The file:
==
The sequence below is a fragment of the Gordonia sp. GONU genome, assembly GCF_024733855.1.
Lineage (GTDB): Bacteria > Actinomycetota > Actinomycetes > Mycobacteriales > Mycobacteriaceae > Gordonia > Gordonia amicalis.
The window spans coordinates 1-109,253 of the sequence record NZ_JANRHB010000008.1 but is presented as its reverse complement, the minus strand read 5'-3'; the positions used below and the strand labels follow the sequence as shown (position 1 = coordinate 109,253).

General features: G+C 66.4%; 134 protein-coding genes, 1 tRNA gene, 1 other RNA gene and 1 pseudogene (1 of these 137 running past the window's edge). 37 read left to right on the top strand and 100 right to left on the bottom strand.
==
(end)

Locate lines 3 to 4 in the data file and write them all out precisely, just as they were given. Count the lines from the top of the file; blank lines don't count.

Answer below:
The window spans coordinates 1-109,253 of the sequence record NZ_JANRHB010000008.1 but is presented as its reverse complement, the minus strand read 5'-3'; the positions used below and the strand labels follow the sequence as shown (position 1 = coordinate 109,253).

General features: G+C 66.4%; 134 protein-coding genes, 1 tRNA gene, 1 other RNA gene and 1 pseudogene (1 of these 137 running past the window's edge). 37 read left to right on the top strand and 100 right to left on the bottom strand.